The Drama and Theater of The Absurd

“The theatre of the absurd” was a derived from Camus’ philosophy of the absurd and popularized by Martin Esslin’s book The Theatre of the Absurd (1961). Esslin applied the term to the work of mainly four French playwrights which appeared on the stage in Paris in the early 1950s starting with lonesco’s The Bald Prima Donna (1950). The other three playwrights included by Esslin were Beckett, Adamov,and Genet. This kind of drama remained in ascendence till the early 1960s. The theatre of the absurd came to England with the staging in London of Beckett’s Waiting for Godot in 1955, the French version of which had already been staged in Paris a couple of years earlier.

The Philosophic Basis of Absurd Drama:
The theatre of the absurd envisaged a radical departure from all kinds of conventional drama. It stood for total revolution rather than a few cosmetic changes. It was for a new content and a new form. The content was largely derived from the philosophical though of Camus and Sartre, which may be called Absurdism and Existentialism respectively.. As regards dramatic technique, the new kind of drama was to be what lonesco, its first exponent, described as “anti-play” or “anti-theatre” which ould discard all conventional notions of plot, characterization, dialogue, setting, etc. dating from the practice of the ancient Greek playwrights and the dramatic theory of Aristotle. The Theatre of the Absurd, in the words of Claude Schumacher, “overturned twenty-five centuries of tradition by rejecting all rules and by facing the chaos head-on.”
Camus and Sartre:
The chaos of existence as conceptualized by Camus and Sartre-is the basis of absurd drama. According to these philosophers the universe and man’s experience in it are meaningless. All attempts by the human mind to understand the world are futile. All philosophical systems and religions which claim that they can enable man to make sense of the world are delusive and useless. The absurd is defined by Camus as the “tension” which arises from man’s determination to discover order and purpose in a world which firmly refuses to show either. This definition of the absurd is to be found in Camus’ The Myth of Sisyphus (1942). In Greek mythology Sisyphus was a cruel king condemned by the gods forever to roll a huge stone up a hill in Hades, only to have it roll down the hill just before reaching the top. Camus suggests that whatever a man does in this world is as futile and meaningless as Sisyphus’ eternal labour. Camus’ Absurdism looks like a philosophy of defeat and despair; however, there is something bracing and valuable in being freed from illusions to face “the chaos head-on.”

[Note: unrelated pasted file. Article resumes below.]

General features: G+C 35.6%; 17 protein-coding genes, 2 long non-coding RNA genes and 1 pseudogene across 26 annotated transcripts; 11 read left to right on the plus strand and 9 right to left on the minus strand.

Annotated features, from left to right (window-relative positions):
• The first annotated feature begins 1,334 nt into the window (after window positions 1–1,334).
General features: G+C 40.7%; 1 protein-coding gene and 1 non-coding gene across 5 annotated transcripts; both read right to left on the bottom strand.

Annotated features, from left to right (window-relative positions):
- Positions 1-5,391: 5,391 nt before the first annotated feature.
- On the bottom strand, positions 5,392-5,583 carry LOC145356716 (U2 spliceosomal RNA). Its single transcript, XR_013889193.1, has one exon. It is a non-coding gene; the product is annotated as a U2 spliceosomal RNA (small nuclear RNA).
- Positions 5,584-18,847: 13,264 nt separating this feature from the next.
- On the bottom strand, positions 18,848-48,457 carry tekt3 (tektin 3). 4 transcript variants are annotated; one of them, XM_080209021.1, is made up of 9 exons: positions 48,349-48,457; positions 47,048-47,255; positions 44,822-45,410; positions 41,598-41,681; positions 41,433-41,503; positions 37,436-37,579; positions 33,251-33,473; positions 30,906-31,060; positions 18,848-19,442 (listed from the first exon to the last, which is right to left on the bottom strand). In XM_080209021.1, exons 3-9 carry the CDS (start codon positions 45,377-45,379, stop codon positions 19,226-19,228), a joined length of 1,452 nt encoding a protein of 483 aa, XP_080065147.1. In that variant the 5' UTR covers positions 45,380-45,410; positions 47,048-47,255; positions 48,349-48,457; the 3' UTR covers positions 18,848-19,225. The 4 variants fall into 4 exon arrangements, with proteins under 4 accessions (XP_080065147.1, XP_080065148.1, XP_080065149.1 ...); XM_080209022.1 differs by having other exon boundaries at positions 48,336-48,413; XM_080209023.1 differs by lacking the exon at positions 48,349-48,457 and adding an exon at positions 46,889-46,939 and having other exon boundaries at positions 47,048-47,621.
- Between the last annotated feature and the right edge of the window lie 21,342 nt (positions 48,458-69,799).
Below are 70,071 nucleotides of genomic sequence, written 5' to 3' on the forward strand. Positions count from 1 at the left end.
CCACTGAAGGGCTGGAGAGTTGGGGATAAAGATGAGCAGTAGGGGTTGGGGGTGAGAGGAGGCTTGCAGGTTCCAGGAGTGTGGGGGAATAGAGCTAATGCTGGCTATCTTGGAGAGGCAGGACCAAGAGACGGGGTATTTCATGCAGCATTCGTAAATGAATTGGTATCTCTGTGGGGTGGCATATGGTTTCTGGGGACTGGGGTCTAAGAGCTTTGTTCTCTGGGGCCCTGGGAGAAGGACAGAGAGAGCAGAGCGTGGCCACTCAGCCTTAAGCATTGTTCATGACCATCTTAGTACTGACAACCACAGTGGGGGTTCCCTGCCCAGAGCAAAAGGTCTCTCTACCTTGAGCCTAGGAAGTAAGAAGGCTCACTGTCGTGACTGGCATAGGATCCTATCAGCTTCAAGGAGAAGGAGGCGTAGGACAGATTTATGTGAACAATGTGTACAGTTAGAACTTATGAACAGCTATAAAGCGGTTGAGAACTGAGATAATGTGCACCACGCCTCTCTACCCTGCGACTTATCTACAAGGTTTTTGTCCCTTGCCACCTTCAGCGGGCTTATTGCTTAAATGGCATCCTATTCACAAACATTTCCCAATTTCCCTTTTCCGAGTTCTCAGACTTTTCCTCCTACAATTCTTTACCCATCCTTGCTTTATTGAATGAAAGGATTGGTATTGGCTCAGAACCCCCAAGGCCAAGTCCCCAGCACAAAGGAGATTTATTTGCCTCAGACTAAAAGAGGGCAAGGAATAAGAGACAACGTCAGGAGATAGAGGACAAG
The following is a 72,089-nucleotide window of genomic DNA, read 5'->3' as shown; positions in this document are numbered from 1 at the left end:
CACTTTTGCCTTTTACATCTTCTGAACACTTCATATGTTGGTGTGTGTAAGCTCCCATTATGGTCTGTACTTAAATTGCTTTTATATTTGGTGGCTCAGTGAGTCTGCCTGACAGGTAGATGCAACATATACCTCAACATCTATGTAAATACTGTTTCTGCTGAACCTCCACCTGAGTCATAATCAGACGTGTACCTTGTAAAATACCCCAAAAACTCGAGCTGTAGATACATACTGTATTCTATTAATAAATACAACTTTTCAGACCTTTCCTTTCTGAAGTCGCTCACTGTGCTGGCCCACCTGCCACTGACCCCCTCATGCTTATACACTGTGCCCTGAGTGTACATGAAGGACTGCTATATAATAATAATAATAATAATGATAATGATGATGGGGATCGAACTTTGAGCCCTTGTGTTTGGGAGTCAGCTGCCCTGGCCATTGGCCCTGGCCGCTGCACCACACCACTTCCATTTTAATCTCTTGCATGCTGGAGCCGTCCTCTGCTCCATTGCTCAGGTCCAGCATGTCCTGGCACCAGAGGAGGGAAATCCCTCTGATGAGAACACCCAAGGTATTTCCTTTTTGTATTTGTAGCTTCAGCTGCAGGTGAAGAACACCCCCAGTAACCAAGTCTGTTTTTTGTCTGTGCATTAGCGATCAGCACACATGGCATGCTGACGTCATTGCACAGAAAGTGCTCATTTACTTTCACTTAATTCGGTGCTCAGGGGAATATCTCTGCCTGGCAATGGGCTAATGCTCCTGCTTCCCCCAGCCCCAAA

The Technical Aspect of Absurd Drama:
Camus was the first Absurdist and he wrote several plays which propagated this new philosophy. But his own plays do not belong to the theatre of the absurd. It is so because he mostly uses the conventional dramatic form and technique which enable him to convey this Absurdist vision lucidly and effectively. The world may be chaotic and meaningless but a play which tries to convey this truth should not be chaotic and meaningless itself. Chaos cannot be conveyed through chaos but through an ordered form. But the theatre of the absurd thought otherwise. Very correctly lonesco called his first play The BaldPrima Donna as “anti-play” and his kind of theatre “anti-theatre,” suggesting thereby a wholesale subversion of the conventional dramaturgy. Sartre emphasizes what he calls “the three essential refusals” of the new dramatists. These are: “the refusal of psychology, the refusal of plot, and the refusal of all realism.”
The “refusal of psychology” means that characters should not be consistent or fully conceived with a clear past and a fairly predictable future. Claude Schumacher observes in this context: “Characters in contemporary plays are often parodic, grotesque, incomplete, self-contradictory. They do not understand who they are, they do not understand the world around them, they are baffled by all the events that occur while they are on the stage.”
The “refusal of plot” removes what Aristotle considered the most important of the six elements of tragedy. The theatre of the absurd is drama of inaction-a contradiction in terms because “dran,” the Greek root of “drama,” means “action.” Inaction is the action of such drama. Like Sisyphus, characters in this drama do nothing meaningful or well-motivated. Whatever incidents are there do not make up a sensible pattern, not to speak of a coherent plot. Like life, an absurd play is meaningless. lonesco wrote apropos of his play TTze Chairs: “Since I am unable to understand the world, how could I understand my own play ? I hope someone would explain it to me.” The plot of this play is absurd to the last degree. A ninety-five years old lighthouse keeper and his wife invite people so that the old man may deliver his “message” before retiring. The invitees arrive but the chairs remain vacant. The old man asks the “Orator,” whom he has hired for the purpose, to deliver his message on his behalf and then jumps into the sea along with his wife. The “Orator” is dumb and mute and can only make incoherent sounds. Equipped so sorrily, he delivers the message to vacant chairs! Even meaninglessness has a meaning. The meaning of this play, like that of most absurd plays, is the impossibility of communication and yet its necessity. Consider Beckett’s definition of art as: “The expression that there is nothing to express, nothing with which to express, nothing from which to express, no power to express, no desire to express, together with the obligation to express.”